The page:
A packed Argentina commuter train crashed at a Buenos Aires station during Wednesday's morning rush hour, killing 49 people and injuring more than 600.
A packed commuter train plowed into the buffers at a Buenos Aires station during Wednesday's morning rush hour, killing 49 people and injuring more than 600 in Argentina's worst rail accident in more than 30 years, officials said.
Passengers told of chaos and panic as the impact of the collision propelled the second train car into the first carriage, trapping dozens of people as others looked on from the busy platforms at the central Once station.
Officials said faulty brakes were suspected of causing the accident.
"All of a sudden we felt an explosion and we literally flew through the air ... there were lots of people thrown to the floor, injured, bloodied," a passenger wearing a neckbrace who identified himself as Fabio told local television.
"The train (car) was incrusted inside the other ... the seats were gone, they disappeared, and people were jumping out the window," the young man said.
More than 800 people were aboard the train, state news agency Telam reported.
A police captain said 49 people had been killed, including one child. Most of the damage was inflicted in the first two cars of the train.
"The train entered the Once station at 26 kilometers per hour (16 mph) ... we suppose there was some flaw in the brakes," Transport Secretary Juan Pablo Schiavi was quoted by Telam as saying. "This caused the train to fold up on itself."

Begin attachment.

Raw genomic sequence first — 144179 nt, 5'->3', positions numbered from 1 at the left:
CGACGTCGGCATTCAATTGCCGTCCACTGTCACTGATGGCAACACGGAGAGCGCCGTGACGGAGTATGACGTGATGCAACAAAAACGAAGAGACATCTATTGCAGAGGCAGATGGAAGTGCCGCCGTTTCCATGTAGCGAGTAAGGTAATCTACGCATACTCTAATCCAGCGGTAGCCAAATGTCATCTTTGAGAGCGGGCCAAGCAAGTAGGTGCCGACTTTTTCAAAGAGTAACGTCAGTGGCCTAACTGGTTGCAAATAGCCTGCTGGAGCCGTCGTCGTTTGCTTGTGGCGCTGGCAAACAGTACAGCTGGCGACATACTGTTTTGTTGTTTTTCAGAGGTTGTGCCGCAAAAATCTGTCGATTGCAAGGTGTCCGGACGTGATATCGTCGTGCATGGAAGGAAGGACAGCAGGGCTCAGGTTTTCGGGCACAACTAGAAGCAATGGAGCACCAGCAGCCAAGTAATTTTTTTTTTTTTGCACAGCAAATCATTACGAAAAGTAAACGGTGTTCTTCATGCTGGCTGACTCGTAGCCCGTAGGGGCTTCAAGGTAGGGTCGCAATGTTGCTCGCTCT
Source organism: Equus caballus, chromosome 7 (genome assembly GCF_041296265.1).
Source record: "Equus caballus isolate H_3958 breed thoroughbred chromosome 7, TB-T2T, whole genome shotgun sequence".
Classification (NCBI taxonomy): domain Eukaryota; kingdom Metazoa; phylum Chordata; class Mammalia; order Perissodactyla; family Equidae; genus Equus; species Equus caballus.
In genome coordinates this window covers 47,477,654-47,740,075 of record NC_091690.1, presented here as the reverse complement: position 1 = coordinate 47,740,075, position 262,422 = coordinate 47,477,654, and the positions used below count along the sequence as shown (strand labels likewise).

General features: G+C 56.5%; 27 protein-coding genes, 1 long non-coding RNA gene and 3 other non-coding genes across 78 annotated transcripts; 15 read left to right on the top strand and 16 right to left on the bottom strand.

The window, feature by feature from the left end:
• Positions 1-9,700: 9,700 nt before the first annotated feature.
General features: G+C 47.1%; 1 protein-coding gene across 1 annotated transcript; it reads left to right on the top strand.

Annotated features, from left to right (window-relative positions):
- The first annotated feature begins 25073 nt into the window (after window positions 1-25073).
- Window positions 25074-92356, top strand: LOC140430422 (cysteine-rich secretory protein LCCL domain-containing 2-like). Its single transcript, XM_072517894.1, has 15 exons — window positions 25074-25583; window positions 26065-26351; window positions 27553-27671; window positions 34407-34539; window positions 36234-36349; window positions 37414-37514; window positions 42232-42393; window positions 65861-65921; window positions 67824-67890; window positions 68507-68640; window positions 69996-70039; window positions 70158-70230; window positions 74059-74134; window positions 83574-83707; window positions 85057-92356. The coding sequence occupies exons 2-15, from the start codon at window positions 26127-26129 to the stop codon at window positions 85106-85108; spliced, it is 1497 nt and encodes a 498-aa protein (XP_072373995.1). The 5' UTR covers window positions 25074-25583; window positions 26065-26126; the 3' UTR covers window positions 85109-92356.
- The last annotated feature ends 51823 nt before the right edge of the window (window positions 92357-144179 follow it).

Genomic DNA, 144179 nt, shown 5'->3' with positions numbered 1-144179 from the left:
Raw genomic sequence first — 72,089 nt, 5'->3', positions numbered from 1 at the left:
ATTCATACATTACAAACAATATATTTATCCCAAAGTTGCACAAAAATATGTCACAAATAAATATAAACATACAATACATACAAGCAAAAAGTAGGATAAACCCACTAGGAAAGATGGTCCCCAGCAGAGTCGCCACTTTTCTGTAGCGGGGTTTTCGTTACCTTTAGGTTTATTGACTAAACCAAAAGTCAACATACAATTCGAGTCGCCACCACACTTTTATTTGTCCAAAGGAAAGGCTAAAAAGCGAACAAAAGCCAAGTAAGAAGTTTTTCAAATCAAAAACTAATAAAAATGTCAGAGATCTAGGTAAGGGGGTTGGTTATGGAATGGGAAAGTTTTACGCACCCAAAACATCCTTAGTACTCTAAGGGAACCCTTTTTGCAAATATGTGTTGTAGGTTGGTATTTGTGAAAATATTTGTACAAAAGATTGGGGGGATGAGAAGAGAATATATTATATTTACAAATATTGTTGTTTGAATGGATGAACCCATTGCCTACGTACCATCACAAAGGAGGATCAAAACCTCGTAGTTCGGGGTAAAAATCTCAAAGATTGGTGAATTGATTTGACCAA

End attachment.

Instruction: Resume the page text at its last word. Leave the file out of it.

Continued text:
Some 10 million passengers travel every month on the Sarmiento line, which links Buenos Aires to the city's western suburbs.
The country's dilapidated and overcrowded rail services, run by private companies and heavily subsidized by the state, are plagued by accidents and delays.
"This is the responsibility of a company that is known for insufficient maintenance and ... improvisation," said Edgardo Reinoso, a train workers' trade union representative.
"On the other hand, there is also the lack of controls on the part of state organisms, including the National Commission for Transportation Regulation and the Transport Secretariat," Reinoso told local radio.
In September, two commuter trains crashed into a city bus, killing 11 people. And one year ago, four people died during another train accident.
The worst accidents in Argentine history include a 1970 crash that killed more than 230 people and another in 1978, in which about 55 died, local media said.
Argentina's once-extensive rail network was largely dismantled during the privatizations of the 1990s. President Cristina Fernandez has touted projects to revive train lines connecting Argentina to neighboring Uruguay and Chile.
(Reporting by Hilary Burke and Helen Popper; Additional reporting by Guido Nejamkis and Alejandro Lifschitz)